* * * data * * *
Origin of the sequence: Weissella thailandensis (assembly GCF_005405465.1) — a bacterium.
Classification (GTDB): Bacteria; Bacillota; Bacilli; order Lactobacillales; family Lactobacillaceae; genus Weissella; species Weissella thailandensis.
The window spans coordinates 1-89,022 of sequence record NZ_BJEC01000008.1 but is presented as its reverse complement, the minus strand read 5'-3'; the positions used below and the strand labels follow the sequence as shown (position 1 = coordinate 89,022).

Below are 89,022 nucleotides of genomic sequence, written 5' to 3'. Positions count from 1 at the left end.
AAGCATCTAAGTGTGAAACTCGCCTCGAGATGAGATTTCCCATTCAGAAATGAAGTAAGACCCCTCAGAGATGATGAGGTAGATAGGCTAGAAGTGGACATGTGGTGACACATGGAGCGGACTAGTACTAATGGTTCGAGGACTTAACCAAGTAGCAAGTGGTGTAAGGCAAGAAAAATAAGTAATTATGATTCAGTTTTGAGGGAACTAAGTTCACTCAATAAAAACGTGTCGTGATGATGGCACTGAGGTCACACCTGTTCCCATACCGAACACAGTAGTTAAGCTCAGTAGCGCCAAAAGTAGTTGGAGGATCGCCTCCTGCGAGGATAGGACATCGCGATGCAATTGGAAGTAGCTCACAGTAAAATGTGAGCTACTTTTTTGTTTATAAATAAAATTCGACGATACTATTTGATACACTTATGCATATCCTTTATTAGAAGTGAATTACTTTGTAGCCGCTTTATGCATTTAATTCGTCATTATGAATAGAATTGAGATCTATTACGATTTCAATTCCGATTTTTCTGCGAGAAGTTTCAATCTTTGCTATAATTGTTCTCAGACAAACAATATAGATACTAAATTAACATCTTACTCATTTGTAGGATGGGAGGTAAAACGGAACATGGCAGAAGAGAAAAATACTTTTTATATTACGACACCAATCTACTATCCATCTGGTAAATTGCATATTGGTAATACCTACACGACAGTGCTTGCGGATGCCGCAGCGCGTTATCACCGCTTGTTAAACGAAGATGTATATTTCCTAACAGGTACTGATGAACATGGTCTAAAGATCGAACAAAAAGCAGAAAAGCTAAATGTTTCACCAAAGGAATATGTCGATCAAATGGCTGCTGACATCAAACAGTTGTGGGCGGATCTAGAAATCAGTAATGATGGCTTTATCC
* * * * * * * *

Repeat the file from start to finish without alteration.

Origin of the sequence: Weissella thailandensis (assembly GCF_005405465.1) — a bacterium.
Classification (GTDB): Bacteria; Bacillota; Bacilli; order Lactobacillales; family Lactobacillaceae; genus Weissella; species Weissella thailandensis.
The window spans coordinates 1-89,022 of sequence record NZ_BJEC01000008.1 but is presented as its reverse complement, the minus strand read 5'-3'; the positions used below and the strand labels follow the sequence as shown (position 1 = coordinate 89,022).

Below are 89,022 nucleotides of genomic sequence, written 5' to 3'. Positions count from 1 at the left end.
AAGCATCTAAGTGTGAAACTCGCCTCGAGATGAGATTTCCCATTCAGAAATGAAGTAAGACCCCTCAGAGATGATGAGGTAGATAGGCTAGAAGTGGACATGTGGTGACACATGGAGCGGACTAGTACTAATGGTTCGAGGACTTAACCAAGTAGCAAGTGGTGTAAGGCAAGAAAAATAAGTAATTATGATTCAGTTTTGAGGGAACTAAGTTCACTCAATAAAAACGTGTCGTGATGATGGCACTGAGGTCACACCTGTTCCCATACCGAACACAGTAGTTAAGCTCAGTAGCGCCAAAAGTAGTTGGAGGATCGCCTCCTGCGAGGATAGGACATCGCGATGCAATTGGAAGTAGCTCACAGTAAAATGTGAGCTACTTTTTTGTTTATAAATAAAATTCGACGATACTATTTGATACACTTATGCATATCCTTTATTAGAAGTGAATTACTTTGTAGCCGCTTTATGCATTTAATTCGTCATTATGAATAGAATTGAGATCTATTACGATTTCAATTCCGATTTTTCTGCGAGAAGTTTCAATCTTTGCTATAATTGTTCTCAGACAAACAATATAGATACTAAATTAACATCTTACTCATTTGTAGGATGGGAGGTAAAACGGAACATGGCAGAAGAGAAAAATACTTTTTATATTACGACACCAATCTACTATCCATCTGGTAAATTGCATATTGGTAATACCTACACGACAGTGCTTGCGGATGCCGCAGCGCGTTATCACCGCTTGTTAAACGAAGATGTATATTTCCTAACAGGTACTGATGAACATGGTCTAAAGATCGAACAAAAAGCAGAAAAGCTAAATGTTTCACCAAAGGAATATGTCGATCAAATGGCTGCTGACATCAAACAGTTGTGGGCGGATCTAGAAATCAGTAATGATGGCTTTATCC